A person’s mix of intestinal bacteria can mean the difference between being thin or obese. Now a new study shows that the bacteria in an infant’s mouth can predict obesity. The study in the journal Scientific Reports finds that a child’s oral bacteria at age two can predict obesity two years later. Researchers hope the finding may lead to preventive steps for children who are found to be at risk.

Lung cancer deaths in California are 28 percent lower than the rest of the country, and that gap is increasing by almost a percentage point per year. What are they doing right? A new study in the journal Cancer Prevention Research gives credit to the state’s aggressive anti-smoking campaign. Researchers say the campaign has resulted in a 39 percent lower rate of people who start smoking compared to the U.S. as a whole, a 30 percent lower consumption of cigarettes among those who do smoke, and a 24 percent higher early quit rate.

And finally… if you want to avoid getting sick this flu season, science has proven a way to increase the odds—turn on your tv. A study in the journal BMC Infectious Disease shows that people who watch more tv get sick with the flu less often. The reason is pretty obvious. Those people are staying home and have a lot less chance to catch a flu virus from someone else.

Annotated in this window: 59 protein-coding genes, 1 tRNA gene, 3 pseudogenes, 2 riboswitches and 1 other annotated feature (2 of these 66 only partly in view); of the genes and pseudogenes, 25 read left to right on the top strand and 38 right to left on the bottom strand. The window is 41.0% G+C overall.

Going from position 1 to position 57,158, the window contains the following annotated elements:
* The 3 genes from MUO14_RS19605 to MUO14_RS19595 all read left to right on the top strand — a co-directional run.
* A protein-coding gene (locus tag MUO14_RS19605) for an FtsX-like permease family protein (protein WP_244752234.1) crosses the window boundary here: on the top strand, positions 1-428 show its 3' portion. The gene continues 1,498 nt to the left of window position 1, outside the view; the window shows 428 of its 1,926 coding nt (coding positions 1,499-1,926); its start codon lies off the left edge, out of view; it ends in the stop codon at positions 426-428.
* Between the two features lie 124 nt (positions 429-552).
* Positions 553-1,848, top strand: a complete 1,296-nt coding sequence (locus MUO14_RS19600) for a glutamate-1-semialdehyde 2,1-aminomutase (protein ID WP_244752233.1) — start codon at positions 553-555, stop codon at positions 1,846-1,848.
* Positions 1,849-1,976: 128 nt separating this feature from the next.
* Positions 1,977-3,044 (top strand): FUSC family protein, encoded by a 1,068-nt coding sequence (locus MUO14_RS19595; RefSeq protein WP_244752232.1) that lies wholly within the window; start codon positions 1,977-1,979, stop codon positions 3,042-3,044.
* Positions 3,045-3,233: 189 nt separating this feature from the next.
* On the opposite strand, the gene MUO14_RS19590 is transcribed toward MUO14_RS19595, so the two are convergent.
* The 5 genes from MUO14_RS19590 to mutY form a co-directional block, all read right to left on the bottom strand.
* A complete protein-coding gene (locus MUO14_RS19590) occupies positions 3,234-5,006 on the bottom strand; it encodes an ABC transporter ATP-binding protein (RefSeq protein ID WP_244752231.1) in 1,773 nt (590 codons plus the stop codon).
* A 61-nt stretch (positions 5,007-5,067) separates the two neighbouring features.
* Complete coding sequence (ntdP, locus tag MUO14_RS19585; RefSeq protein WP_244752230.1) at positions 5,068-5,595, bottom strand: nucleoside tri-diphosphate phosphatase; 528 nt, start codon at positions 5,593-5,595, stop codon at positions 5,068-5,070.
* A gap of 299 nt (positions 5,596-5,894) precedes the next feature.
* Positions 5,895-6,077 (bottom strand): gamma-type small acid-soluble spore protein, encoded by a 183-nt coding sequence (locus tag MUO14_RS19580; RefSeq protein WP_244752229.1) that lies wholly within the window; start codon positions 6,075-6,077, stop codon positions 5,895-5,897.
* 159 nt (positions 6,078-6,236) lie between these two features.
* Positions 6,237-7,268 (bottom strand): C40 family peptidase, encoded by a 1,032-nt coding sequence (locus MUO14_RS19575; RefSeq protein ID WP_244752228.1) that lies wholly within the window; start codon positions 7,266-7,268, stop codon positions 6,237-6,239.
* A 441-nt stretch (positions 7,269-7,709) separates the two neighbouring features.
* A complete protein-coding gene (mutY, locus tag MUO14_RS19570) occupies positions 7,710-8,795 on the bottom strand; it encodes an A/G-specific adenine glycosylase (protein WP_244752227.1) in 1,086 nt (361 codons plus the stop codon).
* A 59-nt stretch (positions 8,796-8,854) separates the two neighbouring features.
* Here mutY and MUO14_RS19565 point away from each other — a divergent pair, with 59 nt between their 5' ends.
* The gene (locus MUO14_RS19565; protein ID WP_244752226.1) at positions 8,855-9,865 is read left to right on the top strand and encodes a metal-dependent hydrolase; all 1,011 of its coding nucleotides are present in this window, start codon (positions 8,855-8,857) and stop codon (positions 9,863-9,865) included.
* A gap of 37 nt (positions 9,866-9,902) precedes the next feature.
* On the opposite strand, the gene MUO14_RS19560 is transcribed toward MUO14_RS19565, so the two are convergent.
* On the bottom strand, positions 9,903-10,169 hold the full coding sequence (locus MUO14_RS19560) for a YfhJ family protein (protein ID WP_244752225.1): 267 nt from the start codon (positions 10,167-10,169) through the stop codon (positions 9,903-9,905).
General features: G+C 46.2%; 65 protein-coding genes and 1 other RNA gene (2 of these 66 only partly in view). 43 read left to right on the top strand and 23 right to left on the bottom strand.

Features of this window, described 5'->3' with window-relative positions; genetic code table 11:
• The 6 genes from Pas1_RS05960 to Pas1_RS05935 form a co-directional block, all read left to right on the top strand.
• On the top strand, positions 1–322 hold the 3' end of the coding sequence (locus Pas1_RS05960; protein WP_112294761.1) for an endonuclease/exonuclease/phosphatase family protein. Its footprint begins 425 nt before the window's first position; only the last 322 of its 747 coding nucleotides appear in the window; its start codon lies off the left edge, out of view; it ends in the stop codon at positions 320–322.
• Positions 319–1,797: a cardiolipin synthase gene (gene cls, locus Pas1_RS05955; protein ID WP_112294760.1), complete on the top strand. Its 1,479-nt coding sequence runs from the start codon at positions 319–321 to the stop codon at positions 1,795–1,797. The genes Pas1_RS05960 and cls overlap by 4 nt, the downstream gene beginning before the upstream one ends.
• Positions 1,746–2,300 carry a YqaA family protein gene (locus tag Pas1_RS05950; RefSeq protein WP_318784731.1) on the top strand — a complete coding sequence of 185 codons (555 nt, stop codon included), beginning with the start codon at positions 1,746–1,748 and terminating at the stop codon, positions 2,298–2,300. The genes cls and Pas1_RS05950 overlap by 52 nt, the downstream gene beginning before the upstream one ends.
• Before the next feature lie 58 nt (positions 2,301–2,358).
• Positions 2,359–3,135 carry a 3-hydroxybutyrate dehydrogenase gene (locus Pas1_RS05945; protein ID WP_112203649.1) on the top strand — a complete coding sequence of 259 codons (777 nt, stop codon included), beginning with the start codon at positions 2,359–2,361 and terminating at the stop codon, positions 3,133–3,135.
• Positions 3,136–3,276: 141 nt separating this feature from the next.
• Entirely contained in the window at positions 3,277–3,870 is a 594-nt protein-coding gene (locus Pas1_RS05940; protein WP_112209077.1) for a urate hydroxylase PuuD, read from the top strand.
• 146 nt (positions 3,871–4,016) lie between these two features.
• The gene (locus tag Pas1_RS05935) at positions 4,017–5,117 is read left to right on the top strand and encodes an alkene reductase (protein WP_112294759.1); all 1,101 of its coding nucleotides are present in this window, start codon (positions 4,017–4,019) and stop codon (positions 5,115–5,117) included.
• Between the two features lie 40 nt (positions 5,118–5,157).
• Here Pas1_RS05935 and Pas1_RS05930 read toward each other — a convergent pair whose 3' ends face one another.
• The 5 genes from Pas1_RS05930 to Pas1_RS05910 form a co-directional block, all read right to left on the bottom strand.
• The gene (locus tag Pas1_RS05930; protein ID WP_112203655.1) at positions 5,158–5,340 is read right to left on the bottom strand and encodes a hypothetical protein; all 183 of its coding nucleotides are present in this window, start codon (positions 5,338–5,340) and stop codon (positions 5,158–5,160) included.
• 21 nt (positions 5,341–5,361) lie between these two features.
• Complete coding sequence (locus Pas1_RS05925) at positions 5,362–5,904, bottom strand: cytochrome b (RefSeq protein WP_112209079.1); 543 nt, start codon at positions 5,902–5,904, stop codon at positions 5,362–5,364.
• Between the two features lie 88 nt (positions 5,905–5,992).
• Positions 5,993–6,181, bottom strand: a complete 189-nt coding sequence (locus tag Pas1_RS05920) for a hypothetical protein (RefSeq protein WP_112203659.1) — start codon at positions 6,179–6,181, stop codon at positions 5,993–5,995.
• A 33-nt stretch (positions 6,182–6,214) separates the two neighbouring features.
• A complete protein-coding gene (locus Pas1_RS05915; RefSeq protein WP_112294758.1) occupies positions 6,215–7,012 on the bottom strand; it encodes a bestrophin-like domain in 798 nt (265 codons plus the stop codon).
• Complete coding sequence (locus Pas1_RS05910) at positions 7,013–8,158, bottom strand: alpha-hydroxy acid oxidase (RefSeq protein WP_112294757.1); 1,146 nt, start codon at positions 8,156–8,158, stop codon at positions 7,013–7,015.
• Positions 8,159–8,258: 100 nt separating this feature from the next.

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18-43 Segment 1: Exploding Myths about the Flu and Flu Vaccines

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About 40 percent of eligible people have been vaccinated against the flu in recent years, but many more might do so were it not for persistent myths about the disease and its vaccine. For example, a new survey shows that more than half of parents believe the flu shot can cause the flu. Experts explain why those myths aren’t true and set the record straight.

Guests:

    • Dr. William Schaffner, Professor of Preventive Medicine & Infectious Diseases, Vanderbilt University School of Medicine
    • Dr. Jean Moorjani, pediatric hospitalist, Arnold Palmer Children’s Hospital, Orlando, FL
    • Dr. Michael Deem, Professor of Bioengineering, Physics & Astronomy, Rice University